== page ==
Project profile — Improving Maternal and Infant Care



Overview 

CA-3-S065503001
$549,412
CACHA - Canada-Africa Community Health Alliance (CA-CRA_ACR-2862889755)
2012-04-24 - 2016-02-28
Closed
Global Affairs Canada
KFM Intl Dev Partnerships & Operations

Country / region 

• Tanzania (100.00%)

Sector 

• Basic health care:
Basic health care (12220) (50.00%)
Health education (12261) (50.00%)

Policy marker 

• Gender equality (significant objective)
• Environmental sustainability (cross-cutting) (not targeted)
• Participatory development and good governance (significant objective)
• Trade development (not targeted)
• Biodiversity (not targeted)
• Climate change mitigation (not targeted)
• Climate Change Adaptation (not targeted)
• Urban issues (not targeted)
• Desertification (not targeted)
• Children's issues (principal objective)
• Youth Issues (significant objective)
• Indigenous Issues (not targeted)
• Disability (significant objective)
• ICT as a tool for development (not targeted)

Description 

This project aims to reduce maternal and infant mortality rates in Ukerewe District by improving the quality of maternal and infant health services and increasing their use at the community level. Specific activities include: (1) training nurse educators as trainers of community-level health care workers on maternal and newborn care; (2) training traditional birth attendants to identify and refer high-risk pregnancies to clinics; and (3) conducting outreach and education sessions targeting households on pregnancy care, on immediate care of newborns, and on local programs for the prevention of mother-to-child transmission of HIV/AIDS. The project is expected to reach around 66,000 mothers and 52,000 infants. The Canada Africa Community Health Alliance is working in partnership with local district councils, district hospitals and women's centres to implement this project.

Expected results 

The expected intermediate outcomes for this project include: (i) improved gender-sensitive management of ante-natal, intra-partum and post-natal care in the target dispensaries and hospitals; (ii) increased referral of pregnant women and newborns for care in dispensaries by traditional birth attendants and enrollment of HIV positive pregnant women and newborns to the prevention of mother-to-child transmission of HIV program; and (iii) increased health care seeking behaviour for newborn and infant care at dispensaries, including participation in vaccination campaigns, addressing gender and socio-cultural issues.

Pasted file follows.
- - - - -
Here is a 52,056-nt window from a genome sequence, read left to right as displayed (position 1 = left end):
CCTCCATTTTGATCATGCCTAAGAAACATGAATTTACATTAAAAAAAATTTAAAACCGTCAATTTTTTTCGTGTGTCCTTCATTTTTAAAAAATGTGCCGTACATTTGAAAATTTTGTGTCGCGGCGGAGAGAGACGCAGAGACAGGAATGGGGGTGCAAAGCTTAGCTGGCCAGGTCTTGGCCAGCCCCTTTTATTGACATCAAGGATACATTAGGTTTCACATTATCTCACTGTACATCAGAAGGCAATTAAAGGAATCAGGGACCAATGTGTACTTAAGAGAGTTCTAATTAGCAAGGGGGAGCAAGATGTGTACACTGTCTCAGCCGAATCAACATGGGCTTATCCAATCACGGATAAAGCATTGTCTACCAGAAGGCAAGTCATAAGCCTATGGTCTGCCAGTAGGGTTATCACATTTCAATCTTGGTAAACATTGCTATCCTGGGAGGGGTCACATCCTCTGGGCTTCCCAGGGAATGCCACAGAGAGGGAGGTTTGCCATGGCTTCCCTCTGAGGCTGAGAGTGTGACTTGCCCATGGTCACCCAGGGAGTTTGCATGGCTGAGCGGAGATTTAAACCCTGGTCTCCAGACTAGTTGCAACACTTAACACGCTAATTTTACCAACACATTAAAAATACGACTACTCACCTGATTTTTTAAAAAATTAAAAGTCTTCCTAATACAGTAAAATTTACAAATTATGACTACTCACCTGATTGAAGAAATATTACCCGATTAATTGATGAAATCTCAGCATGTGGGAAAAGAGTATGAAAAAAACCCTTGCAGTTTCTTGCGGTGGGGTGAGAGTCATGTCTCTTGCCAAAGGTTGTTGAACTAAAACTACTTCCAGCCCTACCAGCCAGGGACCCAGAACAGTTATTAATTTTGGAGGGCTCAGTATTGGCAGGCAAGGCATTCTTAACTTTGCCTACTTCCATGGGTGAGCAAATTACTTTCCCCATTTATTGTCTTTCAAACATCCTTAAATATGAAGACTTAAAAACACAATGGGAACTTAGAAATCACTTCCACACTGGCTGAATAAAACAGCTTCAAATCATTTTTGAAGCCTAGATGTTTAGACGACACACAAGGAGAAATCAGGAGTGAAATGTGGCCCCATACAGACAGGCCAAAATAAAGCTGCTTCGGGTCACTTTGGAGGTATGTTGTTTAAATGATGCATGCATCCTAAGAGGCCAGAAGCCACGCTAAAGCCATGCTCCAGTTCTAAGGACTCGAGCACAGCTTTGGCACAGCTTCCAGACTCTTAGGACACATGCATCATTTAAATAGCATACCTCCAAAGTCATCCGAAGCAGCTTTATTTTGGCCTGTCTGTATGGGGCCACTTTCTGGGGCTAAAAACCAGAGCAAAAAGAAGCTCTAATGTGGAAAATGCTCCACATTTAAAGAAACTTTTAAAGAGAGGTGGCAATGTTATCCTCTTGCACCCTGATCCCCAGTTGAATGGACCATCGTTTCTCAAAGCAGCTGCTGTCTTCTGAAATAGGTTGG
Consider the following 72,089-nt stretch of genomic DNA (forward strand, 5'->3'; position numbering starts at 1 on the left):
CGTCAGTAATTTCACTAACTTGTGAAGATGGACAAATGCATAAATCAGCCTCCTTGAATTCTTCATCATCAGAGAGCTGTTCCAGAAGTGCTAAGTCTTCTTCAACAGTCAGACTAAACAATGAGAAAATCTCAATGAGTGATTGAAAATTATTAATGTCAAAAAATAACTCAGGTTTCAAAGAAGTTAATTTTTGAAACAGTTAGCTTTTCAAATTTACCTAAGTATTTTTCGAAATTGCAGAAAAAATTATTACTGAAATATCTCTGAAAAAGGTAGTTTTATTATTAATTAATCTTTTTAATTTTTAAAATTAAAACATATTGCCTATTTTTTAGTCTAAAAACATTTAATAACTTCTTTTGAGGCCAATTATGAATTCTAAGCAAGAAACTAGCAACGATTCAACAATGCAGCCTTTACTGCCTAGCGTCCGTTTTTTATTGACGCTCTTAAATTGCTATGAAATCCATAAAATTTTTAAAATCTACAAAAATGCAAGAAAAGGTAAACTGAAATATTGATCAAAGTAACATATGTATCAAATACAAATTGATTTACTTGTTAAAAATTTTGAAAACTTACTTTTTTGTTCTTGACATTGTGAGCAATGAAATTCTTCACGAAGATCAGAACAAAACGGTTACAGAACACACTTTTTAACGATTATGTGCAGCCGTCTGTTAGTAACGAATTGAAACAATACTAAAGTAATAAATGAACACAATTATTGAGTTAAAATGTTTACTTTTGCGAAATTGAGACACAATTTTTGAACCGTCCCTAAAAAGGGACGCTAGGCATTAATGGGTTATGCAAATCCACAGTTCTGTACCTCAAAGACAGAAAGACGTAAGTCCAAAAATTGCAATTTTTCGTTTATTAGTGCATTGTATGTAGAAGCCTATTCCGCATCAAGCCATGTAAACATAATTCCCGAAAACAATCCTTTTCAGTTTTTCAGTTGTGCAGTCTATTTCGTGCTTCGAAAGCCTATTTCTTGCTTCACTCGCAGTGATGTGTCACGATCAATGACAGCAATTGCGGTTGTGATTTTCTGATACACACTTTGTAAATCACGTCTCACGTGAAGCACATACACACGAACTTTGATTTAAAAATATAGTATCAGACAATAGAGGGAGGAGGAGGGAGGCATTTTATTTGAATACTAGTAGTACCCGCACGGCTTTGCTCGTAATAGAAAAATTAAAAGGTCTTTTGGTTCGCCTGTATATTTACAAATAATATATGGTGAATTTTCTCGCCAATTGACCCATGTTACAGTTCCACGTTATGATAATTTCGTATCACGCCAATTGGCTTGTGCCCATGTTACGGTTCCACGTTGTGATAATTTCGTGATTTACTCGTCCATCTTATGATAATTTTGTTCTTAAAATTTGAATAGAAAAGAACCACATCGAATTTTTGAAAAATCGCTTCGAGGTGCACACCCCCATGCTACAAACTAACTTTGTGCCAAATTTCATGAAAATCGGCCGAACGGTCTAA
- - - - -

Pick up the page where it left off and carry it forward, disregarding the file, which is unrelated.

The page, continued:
Results achieved 

Results achieved as of the end of the project (July 2015) include: (1) improved access to trained Health Professionals (HPs) and maternal and infant healthcare services; (2) strengthened capacity of the local partner namely the Ukerewe District Health Council (UDHC) to improve the knowledge and health practices of mothers and their newborns; (3) an average 18% increase (from 70% to 88%) in the knowledge of safe delivery practices;(4) an average 13% increase (from 60% to 73%) in the knowledge of gender sensitive topics among HPs; (5) a 15% increase in annual ante-natal care coverage (from 45% to 60%) across all health facilities; (6) a 42% increase in annual intra-partum care coverage (from 45% to 87%) as well as an increase of 25% in post-natal care coverage (from 41% to 66%); and (7) number of deliveries at the health facilities increased by 42% during the three years of the project. This contributed to strengthening the ability of the Ukerewe District to plan and deliver quality maternal and infant health services to reduce mortality rates amongst mothers and infants. Direct beneficiaries included 60,300 mothers, newborns, and infants. Indirect beneficiaries consisted of 310,271 persons living in the project catchment areas.

Budget and spending 


Original budget $0
Planned disbursement $0
Transactions
Transaction Date Type Value
04-02-2016 Disbursement $26,723
Country percentages by sector
Type of finance Aid grant excluding debt reorganisation
Collaboration type Bilateral
Type of aid Project-type interventions
Date modified: